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Taiwan (officially named the Republic of China) is an island nation that is widely considered an independent nation, with its own democratic government. Mainland China, however, still claims it as its own territory.

Taiwan was originally part of the government of mainland China. The Republic of China was formed in 1912 to oppose both mainland Chinese rule, as well as Japanese. The Japanese ruled it in the late 19th century, with that rule ending at the end of World War II, and thus the Republic of China was recognized as the formal government. After the Chinese civil war, the losing Nationalists formally solidified control over the island, using military force to keep any suspected Communists at bay.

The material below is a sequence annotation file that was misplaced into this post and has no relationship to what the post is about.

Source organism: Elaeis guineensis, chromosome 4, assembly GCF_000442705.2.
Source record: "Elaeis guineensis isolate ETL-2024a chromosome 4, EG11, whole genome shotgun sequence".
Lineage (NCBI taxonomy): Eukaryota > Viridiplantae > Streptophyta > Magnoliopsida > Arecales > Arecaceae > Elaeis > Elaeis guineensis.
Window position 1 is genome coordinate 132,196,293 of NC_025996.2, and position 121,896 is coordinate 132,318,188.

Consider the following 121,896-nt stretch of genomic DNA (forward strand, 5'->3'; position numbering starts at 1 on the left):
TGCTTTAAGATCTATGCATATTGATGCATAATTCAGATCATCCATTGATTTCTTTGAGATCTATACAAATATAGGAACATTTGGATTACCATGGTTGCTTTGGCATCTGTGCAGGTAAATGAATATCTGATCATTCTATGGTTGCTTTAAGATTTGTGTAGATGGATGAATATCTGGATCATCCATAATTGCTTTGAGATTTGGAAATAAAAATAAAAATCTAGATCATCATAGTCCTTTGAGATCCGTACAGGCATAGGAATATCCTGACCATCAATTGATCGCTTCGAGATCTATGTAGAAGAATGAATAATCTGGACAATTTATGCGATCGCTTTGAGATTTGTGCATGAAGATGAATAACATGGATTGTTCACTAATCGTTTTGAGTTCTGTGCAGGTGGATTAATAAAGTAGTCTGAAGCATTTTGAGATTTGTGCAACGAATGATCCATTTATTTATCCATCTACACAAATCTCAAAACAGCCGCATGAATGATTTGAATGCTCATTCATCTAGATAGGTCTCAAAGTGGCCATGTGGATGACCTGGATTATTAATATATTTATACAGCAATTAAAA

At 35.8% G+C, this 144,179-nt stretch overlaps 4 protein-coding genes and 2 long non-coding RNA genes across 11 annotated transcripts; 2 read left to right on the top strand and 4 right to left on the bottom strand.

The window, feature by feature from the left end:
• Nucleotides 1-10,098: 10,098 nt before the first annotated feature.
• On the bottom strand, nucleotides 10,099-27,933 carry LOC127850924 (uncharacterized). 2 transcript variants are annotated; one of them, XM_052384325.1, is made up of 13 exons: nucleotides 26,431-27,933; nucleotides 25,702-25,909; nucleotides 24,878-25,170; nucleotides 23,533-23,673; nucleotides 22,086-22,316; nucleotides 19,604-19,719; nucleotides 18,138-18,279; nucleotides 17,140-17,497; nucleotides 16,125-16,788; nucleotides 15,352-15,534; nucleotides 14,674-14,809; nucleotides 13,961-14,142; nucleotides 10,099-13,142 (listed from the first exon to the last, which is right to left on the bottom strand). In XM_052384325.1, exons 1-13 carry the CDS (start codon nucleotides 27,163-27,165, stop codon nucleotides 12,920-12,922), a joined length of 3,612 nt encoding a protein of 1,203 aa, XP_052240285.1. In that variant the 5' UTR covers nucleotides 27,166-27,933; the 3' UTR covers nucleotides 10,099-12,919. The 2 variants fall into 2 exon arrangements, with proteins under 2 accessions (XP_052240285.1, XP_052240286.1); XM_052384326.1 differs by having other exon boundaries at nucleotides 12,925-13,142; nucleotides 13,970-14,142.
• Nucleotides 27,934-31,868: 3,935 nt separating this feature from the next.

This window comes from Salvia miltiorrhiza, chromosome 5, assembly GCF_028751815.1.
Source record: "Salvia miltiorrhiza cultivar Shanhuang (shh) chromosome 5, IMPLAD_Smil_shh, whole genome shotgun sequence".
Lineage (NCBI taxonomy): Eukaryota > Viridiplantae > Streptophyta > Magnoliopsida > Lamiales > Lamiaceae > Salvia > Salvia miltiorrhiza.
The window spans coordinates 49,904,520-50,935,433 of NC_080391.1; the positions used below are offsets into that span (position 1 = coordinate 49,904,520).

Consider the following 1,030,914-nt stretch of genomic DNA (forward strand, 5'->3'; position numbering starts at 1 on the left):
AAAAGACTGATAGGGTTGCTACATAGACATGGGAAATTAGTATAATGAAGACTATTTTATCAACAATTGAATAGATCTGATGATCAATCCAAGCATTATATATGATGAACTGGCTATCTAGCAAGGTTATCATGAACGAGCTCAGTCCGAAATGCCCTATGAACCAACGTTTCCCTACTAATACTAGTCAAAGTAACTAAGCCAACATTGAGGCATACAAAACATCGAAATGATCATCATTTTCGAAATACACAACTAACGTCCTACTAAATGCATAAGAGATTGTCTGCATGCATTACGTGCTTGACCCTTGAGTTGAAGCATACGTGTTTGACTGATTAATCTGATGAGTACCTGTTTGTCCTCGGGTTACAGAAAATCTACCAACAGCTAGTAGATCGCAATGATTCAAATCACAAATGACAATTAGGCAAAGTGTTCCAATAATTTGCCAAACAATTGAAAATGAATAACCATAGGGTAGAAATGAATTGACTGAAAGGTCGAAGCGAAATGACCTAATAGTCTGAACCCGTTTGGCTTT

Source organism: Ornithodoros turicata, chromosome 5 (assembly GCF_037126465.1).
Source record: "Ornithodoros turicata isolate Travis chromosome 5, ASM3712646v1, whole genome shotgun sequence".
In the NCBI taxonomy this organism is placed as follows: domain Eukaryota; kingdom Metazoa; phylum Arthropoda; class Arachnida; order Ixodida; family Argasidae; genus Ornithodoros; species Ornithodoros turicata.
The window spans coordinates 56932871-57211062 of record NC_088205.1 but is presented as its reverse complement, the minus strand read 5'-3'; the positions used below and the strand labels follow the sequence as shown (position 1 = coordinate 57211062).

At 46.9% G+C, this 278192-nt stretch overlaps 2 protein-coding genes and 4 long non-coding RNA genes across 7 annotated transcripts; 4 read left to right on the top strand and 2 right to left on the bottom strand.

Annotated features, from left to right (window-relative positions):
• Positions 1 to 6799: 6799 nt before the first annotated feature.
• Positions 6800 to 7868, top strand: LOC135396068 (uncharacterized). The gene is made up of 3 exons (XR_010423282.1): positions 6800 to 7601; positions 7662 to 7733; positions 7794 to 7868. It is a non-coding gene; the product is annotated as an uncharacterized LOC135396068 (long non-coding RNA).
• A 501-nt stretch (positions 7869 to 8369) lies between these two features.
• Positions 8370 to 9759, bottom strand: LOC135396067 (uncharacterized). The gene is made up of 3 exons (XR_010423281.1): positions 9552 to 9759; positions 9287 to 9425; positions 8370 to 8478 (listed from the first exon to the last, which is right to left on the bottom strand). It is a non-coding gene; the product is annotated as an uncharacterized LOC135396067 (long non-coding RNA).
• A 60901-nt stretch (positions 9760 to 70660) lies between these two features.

In the mid 1980s, Taiwan began to convert to a more democratic government. The current government is fully democratically elected. The People's Republic of China, however, still views Taiwan as part of their territory. Taiwan's status as a nation, therefore, is somewhat in flux, with no nation wanting to anger China by fully recognizing an independent Taiwan.